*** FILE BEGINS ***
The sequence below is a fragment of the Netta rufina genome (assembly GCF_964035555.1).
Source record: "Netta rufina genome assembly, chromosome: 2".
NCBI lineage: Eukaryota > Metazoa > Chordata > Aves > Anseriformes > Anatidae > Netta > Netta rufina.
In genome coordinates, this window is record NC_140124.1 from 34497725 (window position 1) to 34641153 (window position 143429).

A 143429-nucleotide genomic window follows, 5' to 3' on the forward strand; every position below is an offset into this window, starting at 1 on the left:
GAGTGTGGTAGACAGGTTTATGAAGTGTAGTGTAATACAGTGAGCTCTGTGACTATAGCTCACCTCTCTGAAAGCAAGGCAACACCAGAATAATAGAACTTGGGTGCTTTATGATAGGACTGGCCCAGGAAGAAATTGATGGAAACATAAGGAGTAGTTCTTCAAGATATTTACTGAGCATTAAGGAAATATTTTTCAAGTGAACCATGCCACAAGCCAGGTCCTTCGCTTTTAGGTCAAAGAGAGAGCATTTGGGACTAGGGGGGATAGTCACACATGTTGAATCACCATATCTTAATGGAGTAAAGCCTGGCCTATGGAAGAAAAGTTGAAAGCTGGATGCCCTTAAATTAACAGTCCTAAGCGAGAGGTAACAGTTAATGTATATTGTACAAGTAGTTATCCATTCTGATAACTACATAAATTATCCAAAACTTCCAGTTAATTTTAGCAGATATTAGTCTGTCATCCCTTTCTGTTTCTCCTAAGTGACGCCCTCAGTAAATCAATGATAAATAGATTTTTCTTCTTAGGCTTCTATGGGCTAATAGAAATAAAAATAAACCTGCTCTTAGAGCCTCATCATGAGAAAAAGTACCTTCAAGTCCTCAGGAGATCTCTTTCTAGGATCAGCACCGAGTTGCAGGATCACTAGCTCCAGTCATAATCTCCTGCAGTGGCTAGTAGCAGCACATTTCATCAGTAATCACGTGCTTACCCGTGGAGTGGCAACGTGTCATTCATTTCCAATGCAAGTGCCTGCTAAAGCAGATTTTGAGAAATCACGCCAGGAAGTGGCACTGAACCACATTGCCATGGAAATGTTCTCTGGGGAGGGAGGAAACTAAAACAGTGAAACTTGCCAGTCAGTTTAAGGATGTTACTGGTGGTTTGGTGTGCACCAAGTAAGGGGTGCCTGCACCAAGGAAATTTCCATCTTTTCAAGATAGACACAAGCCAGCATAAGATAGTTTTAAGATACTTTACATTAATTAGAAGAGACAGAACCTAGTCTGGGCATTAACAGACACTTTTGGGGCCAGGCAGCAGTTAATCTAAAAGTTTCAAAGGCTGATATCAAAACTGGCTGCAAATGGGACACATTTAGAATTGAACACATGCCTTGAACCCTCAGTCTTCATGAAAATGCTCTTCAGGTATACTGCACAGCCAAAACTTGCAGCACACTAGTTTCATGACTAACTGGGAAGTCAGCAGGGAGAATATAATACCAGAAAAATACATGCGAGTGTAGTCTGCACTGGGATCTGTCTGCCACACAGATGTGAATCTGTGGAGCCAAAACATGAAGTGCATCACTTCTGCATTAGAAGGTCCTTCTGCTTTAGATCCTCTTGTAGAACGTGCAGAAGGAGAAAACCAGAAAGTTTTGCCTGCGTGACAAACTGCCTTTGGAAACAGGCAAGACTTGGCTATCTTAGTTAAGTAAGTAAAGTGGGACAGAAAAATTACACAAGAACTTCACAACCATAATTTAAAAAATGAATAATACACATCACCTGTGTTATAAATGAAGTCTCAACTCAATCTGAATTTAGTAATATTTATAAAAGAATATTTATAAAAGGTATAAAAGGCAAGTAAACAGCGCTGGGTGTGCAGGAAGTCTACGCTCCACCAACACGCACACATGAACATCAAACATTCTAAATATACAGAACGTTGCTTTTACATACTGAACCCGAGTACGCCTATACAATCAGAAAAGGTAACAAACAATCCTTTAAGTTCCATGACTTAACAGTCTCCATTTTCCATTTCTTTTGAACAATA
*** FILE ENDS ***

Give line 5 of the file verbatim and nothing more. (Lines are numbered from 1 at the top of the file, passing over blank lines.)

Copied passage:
A 143429-nucleotide genomic window follows, 5' to 3' on the forward strand; every position below is an offset into this window, starting at 1 on the left: